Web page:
William Robert Medina

During his service in the Korean War, William R. Medina fought his battles in the trenches with the U.S. Army.

Medina was born April 20, 1931, in Capulin, Colorado, about 250 miles southwest of Denver.

He enlisted in the U.S. Army in February 1950 and was assigned to the 40th Infantry Division, 223rd Infantry Regiment. Basic training was challenging for Medina because he grew up speaking Spanish and could hardly speak English. He didn't always understand what he was being told when given orders.

Francisco Armando Ríos Padilla

By Bryce Spadafora, St. Bonaventure University

During the Korean War, Francisco Ríos Padilla, a high school dropout, was determined to leave Denver, Colorado. One day, he walked past a Coast Guard recruiting station on 15th Street. He went in and enlisted on March 10, 1950.

“I didn’t tell anybody,” Ríos Padilla said. “They sent me to Cape May, New Jersey. I jumped at the chance to get out of Denver.”

Louis Joseph Lopez

By the Voces Staff

Louis Lopez had a distinguished 29-year career as a police office in Denver. Long before community policing was a widely adopted practice, he focused on establishing good relationships with the minority communities where he worked, to defuse tensions with a department that was mostly Anglo and sometimes hostile.

He faced bigotry from some of his colleagues but never let it slow him down.

Frank Martinez

By Julia Bunch  

Frank Martinez, a Colorado native, was a family man and a college student in the mid-1960s. Surely, he wouldn’t be sent to Vietnam.

But then he got the letter from the Army.

“I didn’t think I would get drafted because I had a daughter,” Martinez said. “I told this other Hispanic guy I knew, Joe Castro, ‘There’s no way they’re going to draft you. You’ve got a little boy!’ But then we both got drafted.”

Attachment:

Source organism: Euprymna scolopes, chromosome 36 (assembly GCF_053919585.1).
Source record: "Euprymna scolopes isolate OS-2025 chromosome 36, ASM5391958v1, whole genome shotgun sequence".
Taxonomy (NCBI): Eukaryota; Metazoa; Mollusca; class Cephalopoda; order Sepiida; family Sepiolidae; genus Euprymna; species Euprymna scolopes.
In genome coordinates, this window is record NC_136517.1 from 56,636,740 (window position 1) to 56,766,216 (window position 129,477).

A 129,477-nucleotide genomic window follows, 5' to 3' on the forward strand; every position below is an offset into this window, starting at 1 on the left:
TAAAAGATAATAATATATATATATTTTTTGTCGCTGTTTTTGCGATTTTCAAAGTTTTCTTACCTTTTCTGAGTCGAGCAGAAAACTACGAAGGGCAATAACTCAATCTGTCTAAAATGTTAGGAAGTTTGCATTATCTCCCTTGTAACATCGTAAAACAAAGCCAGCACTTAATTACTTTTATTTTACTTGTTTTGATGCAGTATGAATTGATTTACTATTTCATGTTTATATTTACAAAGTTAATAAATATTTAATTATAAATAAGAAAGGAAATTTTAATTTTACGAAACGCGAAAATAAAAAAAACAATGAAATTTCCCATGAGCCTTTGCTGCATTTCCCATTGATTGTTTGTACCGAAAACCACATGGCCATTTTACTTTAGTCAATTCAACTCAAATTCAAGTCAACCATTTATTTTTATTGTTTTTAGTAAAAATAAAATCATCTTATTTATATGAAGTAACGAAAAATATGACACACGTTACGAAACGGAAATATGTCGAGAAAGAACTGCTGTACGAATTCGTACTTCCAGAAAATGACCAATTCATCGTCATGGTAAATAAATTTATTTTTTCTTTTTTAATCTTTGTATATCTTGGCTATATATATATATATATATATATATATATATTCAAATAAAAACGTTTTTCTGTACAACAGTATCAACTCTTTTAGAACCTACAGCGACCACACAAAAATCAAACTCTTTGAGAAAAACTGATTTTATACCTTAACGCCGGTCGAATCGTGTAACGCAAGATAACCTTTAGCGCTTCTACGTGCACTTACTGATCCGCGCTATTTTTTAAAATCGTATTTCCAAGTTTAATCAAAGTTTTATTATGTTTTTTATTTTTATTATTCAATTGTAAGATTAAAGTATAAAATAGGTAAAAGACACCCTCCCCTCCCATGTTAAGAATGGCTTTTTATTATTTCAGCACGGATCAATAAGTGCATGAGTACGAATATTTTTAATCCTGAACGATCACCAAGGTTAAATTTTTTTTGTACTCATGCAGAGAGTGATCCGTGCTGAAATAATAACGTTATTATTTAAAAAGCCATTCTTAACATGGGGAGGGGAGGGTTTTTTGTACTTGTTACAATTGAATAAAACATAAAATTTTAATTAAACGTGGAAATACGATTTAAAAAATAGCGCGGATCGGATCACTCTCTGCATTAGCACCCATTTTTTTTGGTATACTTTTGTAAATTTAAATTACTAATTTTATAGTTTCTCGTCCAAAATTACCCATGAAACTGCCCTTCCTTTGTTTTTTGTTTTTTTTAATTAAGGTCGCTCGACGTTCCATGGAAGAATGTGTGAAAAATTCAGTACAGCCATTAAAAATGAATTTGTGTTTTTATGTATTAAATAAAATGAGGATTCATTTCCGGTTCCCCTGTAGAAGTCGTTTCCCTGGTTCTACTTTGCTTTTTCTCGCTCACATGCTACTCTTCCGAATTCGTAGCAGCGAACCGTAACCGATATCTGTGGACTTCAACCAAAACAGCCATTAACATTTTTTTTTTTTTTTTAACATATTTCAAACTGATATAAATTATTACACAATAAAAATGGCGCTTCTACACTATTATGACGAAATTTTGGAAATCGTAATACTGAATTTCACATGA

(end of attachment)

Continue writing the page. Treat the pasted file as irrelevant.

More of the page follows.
Martinez and Castro used their friendship to prepare for the war.

Jose Aragon

By Laura Lopez, California State University, Fullerton

Few people can claim to have been a veteran of three military branches.

And few can recall images of war as vividly as Jose Aragon did when, at the age of 84, he recounted his harrowing journey through World War II in the Pacific.

Three years before he was drafted, Aragon recalled when the attack on Pearl Harbor and the impact it had on his family.

"It was a terrible memory, Pearl Harbor. We would ration food, coffee meat, gas, shows... just about everything," he said.

Ernesto Torres

By Grant Abston

After his graduation from Abraham Lincoln High School in Denver in 1969, Ernesto Torres developed a hobby -- racing cars.

Torres, who registered for the draft after graduation, had trouble finding steady work after getting his diploma. Although he worked part time at the Columbine Country Club in high school, the draft affected his job search.

Daniel Thomas Archuleta

By Jonathan Woo

War can affect people in ways that no one can anticipate. Daniel Archuleta, a Vietnam War medic and Bronze Star recipient, might understand what Russian novelist Aleksandr Solzhenitsyn meant when he wrote: "Even if we are spared destruction by war, our lives will have to change if we want to save life from self-destruction."

Rose P. Sandoval

By Gabrielle Muñoz

When Germany invaded Poland on Sept. 1, 1939, Rose Sandoval was nearly 5,500 miles away in Torres, Colo., where she grew up on her family’s cattle ranch. But like countless others, Sandoval experienced the war in the confines of her own home when her oldest brother, Leo Vallejos, was deployed overseas as a member of the Army. Her brother’s military service brought the war to Torres, located in the mountains of southern Colorado 30 miles northwest of Trinidad.

Joe Medina

By Naomi Price

Joe Borunda Medina was fresh out of Wiley High School in Wiley, Colo., when he was inducted into the Army in June of 1943.

Initially drafted, Borunda says he received a notice several weeks later that he was no longer needed. He decided to join anyway, however, and was sent to Denver for basic training, then to Utah for additional training and testing.

Manuel Espinoza

By Xochitl Salazar

Manuel Espinoza's father, Concepción, was struck by lightning in 1930 while working on railroad tracks in Colorado.

The older Espinoza's death had great repercussions: His young widow, Ventura Mendoza Espinoza, and their three sons moved to San Antonio, Texas, to stay with her parents. Ventura began working and her boys helped her out. In time, though, Espinoza would join the Navy and survive battles in the Philippines before returning to start a life of his own.

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